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Truth and Realism$
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Patrick Greenough and Michael P. Lynch

Print publication date: 2006

Print ISBN-13: 9780199288878

Published to Oxford Scholarship Online: September 2010

DOI: 10.1093/acprof:oso/9780199288878.001.0001

Trusting Intuitions

Chapter:
(p.227) 13 Trusting Intuitions
Source:
Truth and Realism
Author(s):
Michael P. Lynchhttp://www.philosophy.uconn.edu/department/fprofiles.htm
Publisher:
Oxford University Press
DOI:10.1093/acprof:oso/9780199288878.003.0014

This chapter questions the account presented in Chapter 12 along several lines. It argues, for example, that the account of intuitions is too limited; that it cannot account for the wide variety of propositions (including contingent propositions) that philosophers frequently call ‘intuitions’. Moreover, the account requires the existence of a distinct ‘faculty of intuition’ over and above the more usual faculties, including our conceptual faculties. The chapter suggests an alternative, ‘minimalist’, model of intuitions, one according to which an intuition is merely something one finds believable without knowing why one finds it believable. On this view, intuitions may indeed be the result of reliable belief-forming abilities, but those abilities may be nothing more mysterious than a conjunction of the usual sources of our beliefs.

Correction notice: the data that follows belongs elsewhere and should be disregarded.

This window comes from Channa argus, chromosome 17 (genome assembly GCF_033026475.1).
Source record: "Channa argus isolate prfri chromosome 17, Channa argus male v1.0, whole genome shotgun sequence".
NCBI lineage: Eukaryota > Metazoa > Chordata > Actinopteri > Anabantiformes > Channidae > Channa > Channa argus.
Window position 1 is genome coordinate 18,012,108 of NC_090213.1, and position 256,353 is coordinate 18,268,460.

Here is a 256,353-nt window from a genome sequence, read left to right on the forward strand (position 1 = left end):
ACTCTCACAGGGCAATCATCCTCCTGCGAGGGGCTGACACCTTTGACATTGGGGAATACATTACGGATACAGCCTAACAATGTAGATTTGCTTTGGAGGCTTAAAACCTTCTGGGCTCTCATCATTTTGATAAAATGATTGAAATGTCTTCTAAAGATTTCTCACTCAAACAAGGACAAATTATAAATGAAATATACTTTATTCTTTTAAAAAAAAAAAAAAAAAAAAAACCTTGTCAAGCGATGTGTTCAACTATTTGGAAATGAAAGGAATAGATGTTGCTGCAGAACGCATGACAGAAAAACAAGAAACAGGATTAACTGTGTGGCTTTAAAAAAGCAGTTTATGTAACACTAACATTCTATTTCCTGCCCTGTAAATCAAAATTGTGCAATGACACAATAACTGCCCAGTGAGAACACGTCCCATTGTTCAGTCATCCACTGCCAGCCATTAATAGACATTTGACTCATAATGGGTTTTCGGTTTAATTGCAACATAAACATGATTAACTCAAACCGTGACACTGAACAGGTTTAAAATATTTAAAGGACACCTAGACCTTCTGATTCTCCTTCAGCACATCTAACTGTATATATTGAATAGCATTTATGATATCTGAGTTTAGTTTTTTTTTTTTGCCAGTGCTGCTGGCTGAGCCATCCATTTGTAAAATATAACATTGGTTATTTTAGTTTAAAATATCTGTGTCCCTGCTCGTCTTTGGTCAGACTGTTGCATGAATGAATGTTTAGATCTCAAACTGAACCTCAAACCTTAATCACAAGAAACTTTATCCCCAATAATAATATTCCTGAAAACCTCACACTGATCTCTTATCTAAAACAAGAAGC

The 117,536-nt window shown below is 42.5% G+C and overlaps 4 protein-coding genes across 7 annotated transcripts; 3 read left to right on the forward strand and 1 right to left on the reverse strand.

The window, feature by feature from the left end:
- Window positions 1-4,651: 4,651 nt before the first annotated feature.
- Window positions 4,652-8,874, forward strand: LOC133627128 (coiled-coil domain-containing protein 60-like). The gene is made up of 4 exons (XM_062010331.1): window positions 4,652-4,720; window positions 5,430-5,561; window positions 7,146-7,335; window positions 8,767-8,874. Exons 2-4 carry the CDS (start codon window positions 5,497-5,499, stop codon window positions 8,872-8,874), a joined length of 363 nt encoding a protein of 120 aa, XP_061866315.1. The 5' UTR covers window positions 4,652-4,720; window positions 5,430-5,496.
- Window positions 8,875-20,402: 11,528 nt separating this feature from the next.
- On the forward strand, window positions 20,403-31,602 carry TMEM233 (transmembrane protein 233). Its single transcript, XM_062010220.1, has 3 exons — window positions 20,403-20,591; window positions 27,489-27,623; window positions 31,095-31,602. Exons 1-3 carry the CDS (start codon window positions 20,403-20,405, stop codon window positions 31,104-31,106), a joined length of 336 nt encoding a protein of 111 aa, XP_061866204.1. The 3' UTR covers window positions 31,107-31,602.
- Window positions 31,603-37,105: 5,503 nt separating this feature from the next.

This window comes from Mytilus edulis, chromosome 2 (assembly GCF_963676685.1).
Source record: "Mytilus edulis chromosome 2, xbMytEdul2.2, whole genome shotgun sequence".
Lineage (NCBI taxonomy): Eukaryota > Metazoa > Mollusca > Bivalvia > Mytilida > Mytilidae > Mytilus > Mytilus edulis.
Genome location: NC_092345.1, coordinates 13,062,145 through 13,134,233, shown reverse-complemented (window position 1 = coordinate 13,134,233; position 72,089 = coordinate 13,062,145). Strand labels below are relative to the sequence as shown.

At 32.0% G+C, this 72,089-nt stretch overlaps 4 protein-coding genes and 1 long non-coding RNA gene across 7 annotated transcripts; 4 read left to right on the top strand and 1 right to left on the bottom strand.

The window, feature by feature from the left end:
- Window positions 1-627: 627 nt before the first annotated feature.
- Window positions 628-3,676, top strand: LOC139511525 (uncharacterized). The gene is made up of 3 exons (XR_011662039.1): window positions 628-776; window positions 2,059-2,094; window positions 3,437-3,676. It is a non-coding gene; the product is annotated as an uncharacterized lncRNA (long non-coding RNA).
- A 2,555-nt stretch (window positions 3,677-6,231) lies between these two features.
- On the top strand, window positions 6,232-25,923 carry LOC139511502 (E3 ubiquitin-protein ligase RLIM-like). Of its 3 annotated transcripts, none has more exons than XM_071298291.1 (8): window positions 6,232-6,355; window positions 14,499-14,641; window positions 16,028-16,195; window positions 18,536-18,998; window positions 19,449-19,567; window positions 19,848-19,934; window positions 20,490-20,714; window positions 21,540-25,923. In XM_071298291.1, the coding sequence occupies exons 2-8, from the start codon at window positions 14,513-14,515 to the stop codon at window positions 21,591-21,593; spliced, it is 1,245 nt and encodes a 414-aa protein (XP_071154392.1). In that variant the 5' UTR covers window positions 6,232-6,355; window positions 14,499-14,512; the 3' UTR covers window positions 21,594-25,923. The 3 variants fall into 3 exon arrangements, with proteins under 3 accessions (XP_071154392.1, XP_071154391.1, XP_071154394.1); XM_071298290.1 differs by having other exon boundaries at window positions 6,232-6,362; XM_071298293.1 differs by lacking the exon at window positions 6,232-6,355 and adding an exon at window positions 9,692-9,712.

Keywords:   truth, realism, intuition, belief-forming abiities

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